While America Burns...the 1% Gets a Tan


Miley Cyrus's concert during Art Basel in 2014. © Patrick McMullan, photo Paul Bruinooge/PatrickMcMullan.com


There is a grim irony surrounding the art extravaganza in Miami this past December. Ten or 12 international art fairs call this mecca of tit-jobs, rhinoplasty, and spray-on tans home for about seven days each year, and in those days they waltz along Collins Avenue surprising each other with great thoughts about the presence of Miley Cyrus, Jeffrey Deitch, and Jay-Z. Whoo Ha!

I followed all this on Twitter from Chicago, where it’s cold like it’s supposed to be. When one reporter breathlessly tweeted about being ‘tucked in’ at one fair’s nap station by Marina Abramovic, I thought, Oh Joy. Though I suppose it’s better to have her tuck you in than to wake up with her staring at you. That would give me the willies.

The hookers, male and female, must do a brisk trade, while the celebrity crowd zips everywhere in ‘courtesy’ cars furnished by Audi, or BMW, or whomever paid for the franchise. There are a lot of 70 year-olds there with 30 year old wives. I, for one, love rolling up on those guys and telling them how elegant their daughters are, just to make them get so pissed.

And in the booths? The big world turns: The Clueless Oaf pays the Stiff-jawed Fraud a fortune for a meaningless accoutrement.

It’s prom night for the swells, who dress to the nines just to watch their money fuck other money.

Meanwhile...back in civilization? The Midwest town of Ferguson, MO burned. A grand jury’s decision regarding a white policeman’s killing of 18 year-old Michael Brown tore the scab off of the illusory and non-existent ‘Post Racial’ America. 

In another part of the country, in New York City, five Staten Island policemen walked free after choking 34-year-old Eric Garner to death on the street for selling ‘loosies’, or loose cigarettes. 

The combined national outrage at these tragedies erupted onto American streets in a way I have not witnessed since the bloody protest era of the Vietnam War. Watching in Chicago I was oddly proud of those who stopped traffic and created snarls in order that the world pay some attention to the class war that has seemingly snuck up on them. That Michael Brown and Eric Garner were poor should surprise nobody. In America? Cops can ONLY get away with killing poor people.

I was reminded that these were the kind of events that used to motivate artists into civil discourse, civil disobedience, and dissent. There was a time when artists spoke to the county’s conscience and were part of the discourse, rather than another variety of mere ‘entertainment.’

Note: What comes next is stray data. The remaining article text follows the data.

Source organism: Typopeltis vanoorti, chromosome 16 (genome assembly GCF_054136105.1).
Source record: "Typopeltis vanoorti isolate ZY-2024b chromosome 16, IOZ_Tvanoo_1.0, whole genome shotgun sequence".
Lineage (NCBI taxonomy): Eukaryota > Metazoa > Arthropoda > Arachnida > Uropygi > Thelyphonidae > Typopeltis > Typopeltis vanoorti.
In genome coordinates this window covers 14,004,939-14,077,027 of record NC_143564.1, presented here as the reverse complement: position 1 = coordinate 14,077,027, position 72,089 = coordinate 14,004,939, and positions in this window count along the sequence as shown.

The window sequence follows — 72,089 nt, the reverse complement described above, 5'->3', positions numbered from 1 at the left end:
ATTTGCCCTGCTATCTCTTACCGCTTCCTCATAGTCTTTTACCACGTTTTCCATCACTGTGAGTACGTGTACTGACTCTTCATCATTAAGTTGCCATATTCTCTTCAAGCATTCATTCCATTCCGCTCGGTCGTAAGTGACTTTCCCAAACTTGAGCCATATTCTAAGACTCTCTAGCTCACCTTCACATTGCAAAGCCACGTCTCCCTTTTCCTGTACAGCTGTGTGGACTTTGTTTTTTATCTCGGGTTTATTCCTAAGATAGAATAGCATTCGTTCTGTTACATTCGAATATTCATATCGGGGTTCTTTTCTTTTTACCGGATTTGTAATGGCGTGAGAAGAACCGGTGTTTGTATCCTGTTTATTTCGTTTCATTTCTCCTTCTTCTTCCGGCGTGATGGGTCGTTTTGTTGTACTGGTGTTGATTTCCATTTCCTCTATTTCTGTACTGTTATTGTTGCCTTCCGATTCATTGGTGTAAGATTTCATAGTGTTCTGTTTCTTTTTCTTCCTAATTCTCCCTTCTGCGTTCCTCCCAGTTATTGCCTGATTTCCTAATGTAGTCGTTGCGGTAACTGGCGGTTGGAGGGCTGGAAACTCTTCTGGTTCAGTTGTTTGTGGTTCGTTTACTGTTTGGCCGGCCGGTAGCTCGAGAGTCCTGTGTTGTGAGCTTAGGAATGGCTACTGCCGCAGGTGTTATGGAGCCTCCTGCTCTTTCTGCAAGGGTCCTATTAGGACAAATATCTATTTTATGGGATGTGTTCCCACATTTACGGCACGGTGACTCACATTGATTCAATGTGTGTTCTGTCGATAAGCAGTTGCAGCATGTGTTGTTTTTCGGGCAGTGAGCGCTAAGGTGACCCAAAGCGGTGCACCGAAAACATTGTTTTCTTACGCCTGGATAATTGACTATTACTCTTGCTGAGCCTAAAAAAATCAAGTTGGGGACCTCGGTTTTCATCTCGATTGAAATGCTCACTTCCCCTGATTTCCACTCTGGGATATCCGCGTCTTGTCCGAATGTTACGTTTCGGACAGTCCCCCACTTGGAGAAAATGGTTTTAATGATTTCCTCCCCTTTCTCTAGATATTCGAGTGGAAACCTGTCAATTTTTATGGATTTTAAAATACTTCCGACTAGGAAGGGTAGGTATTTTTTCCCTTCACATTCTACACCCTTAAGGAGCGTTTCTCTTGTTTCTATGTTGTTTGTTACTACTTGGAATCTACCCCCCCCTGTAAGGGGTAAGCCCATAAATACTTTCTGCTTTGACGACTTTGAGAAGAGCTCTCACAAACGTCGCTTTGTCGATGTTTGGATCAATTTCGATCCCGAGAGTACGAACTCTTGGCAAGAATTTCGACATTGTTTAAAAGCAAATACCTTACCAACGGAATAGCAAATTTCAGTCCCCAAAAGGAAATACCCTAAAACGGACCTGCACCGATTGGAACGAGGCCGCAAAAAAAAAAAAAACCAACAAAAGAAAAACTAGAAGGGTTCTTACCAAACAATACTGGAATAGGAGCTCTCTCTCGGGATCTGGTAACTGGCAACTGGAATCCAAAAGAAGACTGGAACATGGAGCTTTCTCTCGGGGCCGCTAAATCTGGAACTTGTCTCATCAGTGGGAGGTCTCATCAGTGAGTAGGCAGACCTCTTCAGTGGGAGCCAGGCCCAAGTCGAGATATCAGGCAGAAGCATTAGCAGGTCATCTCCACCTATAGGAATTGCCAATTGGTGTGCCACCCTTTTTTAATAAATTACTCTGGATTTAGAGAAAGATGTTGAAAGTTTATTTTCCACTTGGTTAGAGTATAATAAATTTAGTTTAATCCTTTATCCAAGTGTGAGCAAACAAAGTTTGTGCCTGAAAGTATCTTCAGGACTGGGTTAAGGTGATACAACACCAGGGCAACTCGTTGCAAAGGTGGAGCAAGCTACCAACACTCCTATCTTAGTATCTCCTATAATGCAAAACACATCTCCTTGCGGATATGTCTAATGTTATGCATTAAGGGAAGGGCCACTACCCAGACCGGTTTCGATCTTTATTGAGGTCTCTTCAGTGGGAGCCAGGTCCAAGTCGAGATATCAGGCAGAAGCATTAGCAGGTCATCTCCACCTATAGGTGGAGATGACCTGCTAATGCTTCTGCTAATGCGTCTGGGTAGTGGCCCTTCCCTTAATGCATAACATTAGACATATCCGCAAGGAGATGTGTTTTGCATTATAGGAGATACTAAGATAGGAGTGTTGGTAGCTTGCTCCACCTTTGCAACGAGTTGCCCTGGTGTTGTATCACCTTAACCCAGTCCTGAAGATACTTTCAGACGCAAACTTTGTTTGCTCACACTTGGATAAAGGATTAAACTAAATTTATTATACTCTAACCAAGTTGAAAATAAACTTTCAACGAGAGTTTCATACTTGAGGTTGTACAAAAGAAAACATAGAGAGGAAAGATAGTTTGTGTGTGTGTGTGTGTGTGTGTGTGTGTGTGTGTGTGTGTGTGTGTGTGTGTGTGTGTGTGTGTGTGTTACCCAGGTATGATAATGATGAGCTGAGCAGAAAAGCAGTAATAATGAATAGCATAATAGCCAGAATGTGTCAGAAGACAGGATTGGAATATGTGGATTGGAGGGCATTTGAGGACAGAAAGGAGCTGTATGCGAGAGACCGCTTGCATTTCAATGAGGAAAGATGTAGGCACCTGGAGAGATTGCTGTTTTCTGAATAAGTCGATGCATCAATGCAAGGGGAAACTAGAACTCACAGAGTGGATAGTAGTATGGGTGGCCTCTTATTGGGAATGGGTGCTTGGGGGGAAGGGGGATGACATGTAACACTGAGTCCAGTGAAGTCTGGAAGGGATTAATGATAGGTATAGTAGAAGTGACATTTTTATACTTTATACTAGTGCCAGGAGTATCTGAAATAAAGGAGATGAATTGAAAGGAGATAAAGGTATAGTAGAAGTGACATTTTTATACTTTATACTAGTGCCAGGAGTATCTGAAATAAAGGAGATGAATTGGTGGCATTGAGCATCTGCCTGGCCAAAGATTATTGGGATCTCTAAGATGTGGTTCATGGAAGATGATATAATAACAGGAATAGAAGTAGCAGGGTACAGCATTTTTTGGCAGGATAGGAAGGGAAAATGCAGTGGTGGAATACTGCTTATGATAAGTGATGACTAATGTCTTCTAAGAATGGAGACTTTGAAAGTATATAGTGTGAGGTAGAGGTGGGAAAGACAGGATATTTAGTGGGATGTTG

This is where the marketplace mentality has led many of us. The conversation about what art is and does used to be the intellectual real estate that artists occupied.

Now? Every Jerk worth eight figures has the public hanging on their every idiotic word, including artists, and believing that dollar bills equal brain-cells. 

All over Miami Beach. Dopes, Dim-Wits, and Dullards are staring at their iPhones, passing by a full gorgeous view of the Atlantic ocean, with its schools of porpoises and flying fish, and they’re watching for the latest tweet, text, or e-mail to arrive with earth-shattering news of where the Gagosian party is, pondering which dinner can they insinuate themselves into?

Part of my own problem with this milieu is the worry that this is now how young artists think this is supposed to be done - art career via social-suction. It’s about who you know and all manner of horse-shit that has nothing to do with being an artist or making art. I want to shake them and tell them to wake the fuck up. The art fair circle-jerk is a celebration of the market, not the art. It is an environment where everyone knows the cost of everything and the definition of nothing.

Admittedly my last art trip to Miami was two years ago; while there were some glimmers of hope in the margins of this rolling goat-fuck, the news this year that there was a ‘nap-station’ for those who were tired from shopping and exchanging great thoughts made me think about just how twee and vacuous this whole enterprise is.

Wake up.


Tony Fitzpatrick is an independent artist, writer and actor living in Chicago. 

He is the author of This Train and the upcoming Dime Stories, to be published in June 2015 by Curbside Splendor.